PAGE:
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Airworthiness Directives; Boeing Model 747-400, 747-400D, and 747-400F Series Airplanes

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Information about this document as published in the Federal Register.

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AGENCY:

Federal Aviation Administration (FAA), Department of Transportation (DOT).

ACTION:

Final rule.

SUMMARY:

The FAA is adopting a new airworthiness directive (AD) for certain Boeing Model 747-400, 747-400D, and 747-400F series airplanes. This AD requires replacement of an electronic flight instrument system/engine indicating and crew alerting system (EFIS/EICAS) interface unit (EIU) located on the E2-6 shelf of the main equipment center with a new or modified EIU. This AD results from two instances where all six integrated display units (IDUs) on the flight deck panels went blank in flight. We are issuing this AD to prevent loss of the IDUs due to failure of all three EIUs, which could result in the inability of the flightcrew to maintain safe flight and landing of the airplane.

DATES:

This AD becomes effective August 6, 2008.

The Director of the Federal Register approved the incorporation by reference of a certain publication listed in the AD as of August 6, 2008.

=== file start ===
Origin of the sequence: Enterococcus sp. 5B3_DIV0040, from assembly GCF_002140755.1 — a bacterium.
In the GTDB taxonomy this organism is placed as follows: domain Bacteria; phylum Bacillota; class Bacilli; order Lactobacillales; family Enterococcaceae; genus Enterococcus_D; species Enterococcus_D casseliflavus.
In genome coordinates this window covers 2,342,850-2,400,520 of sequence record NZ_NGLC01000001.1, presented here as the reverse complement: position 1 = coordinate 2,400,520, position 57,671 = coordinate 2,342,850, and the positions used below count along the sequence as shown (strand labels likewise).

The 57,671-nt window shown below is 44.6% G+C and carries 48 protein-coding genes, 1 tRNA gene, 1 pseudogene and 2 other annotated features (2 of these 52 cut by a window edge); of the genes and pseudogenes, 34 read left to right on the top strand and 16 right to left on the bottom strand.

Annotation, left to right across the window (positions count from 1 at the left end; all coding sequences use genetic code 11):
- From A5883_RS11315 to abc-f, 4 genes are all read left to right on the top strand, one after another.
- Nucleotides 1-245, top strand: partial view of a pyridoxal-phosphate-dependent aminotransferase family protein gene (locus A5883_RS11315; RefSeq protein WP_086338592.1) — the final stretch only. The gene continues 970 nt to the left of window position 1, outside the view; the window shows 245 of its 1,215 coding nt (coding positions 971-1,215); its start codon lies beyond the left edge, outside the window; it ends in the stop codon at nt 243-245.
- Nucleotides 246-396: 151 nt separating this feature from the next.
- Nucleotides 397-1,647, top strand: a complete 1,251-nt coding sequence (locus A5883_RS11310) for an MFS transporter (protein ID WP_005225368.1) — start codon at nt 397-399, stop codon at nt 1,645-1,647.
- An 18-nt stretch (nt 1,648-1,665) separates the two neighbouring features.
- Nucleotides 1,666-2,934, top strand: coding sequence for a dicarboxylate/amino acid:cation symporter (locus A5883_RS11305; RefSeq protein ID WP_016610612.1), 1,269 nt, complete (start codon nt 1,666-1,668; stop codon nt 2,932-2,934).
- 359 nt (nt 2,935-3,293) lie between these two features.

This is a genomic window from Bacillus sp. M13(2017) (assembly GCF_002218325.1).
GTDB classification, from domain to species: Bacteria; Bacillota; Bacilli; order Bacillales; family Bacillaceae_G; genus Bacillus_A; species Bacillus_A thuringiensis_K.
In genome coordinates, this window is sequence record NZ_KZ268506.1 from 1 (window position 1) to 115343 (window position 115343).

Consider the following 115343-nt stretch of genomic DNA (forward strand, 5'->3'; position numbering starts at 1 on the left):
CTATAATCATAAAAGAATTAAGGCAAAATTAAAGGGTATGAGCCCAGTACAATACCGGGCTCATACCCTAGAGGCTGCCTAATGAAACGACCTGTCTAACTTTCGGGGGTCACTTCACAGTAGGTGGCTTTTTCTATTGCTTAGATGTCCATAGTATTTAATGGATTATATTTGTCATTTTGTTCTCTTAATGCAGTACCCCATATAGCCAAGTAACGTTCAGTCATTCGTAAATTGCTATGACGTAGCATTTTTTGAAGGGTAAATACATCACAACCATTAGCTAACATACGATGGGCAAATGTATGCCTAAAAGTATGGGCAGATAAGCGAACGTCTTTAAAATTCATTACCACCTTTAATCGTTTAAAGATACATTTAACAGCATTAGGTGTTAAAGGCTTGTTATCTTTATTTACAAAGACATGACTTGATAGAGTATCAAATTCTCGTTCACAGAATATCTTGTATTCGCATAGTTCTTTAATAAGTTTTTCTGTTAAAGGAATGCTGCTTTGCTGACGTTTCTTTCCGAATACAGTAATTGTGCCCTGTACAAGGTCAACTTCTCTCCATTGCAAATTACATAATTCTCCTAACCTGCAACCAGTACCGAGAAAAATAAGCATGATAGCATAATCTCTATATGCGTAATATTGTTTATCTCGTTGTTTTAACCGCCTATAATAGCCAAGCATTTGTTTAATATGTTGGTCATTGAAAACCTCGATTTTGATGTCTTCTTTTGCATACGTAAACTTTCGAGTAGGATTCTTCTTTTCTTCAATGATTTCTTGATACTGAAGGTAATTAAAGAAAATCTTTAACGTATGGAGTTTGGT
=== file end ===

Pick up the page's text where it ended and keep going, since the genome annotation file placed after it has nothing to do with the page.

ADDRESSES:

For service information identified in this AD, contact Boeing Commercial Airplanes, P.O. Box 3707, Seattle, Washington 98124-2207.

Examining the AD Docket

You may examine the AD docket on the Internet at http://www.regulations.gov; or in person at the Docket Management Facility between 9 a.m. and 5 p.m., Monday through Friday, except Federal holidays. The AD docket contains this AD, the regulatory evaluation, any comments received, and other information. The address for the Docket Office (telephone 800-647-5527) is the Document Management Facility, U.S. Department of Transportation, Docket Operations, M-30, West Building Ground Floor, Room W12-140, 1200 New Jersey Avenue, SE., Washington, DC 20590.

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FOR FURTHER INFORMATION CONTACT:

Jay Yi, Aerospace Engineer, Systems and Equipment Branch, ANM-130S, FAA, Seattle Aircraft Certification Office, 1601 Lind Avenue, SW., Renton, Washington 98057-3356; telephone (425) 917-6494; fax (425) 917-6590.

End Further Info End Preamble Start Supplemental Information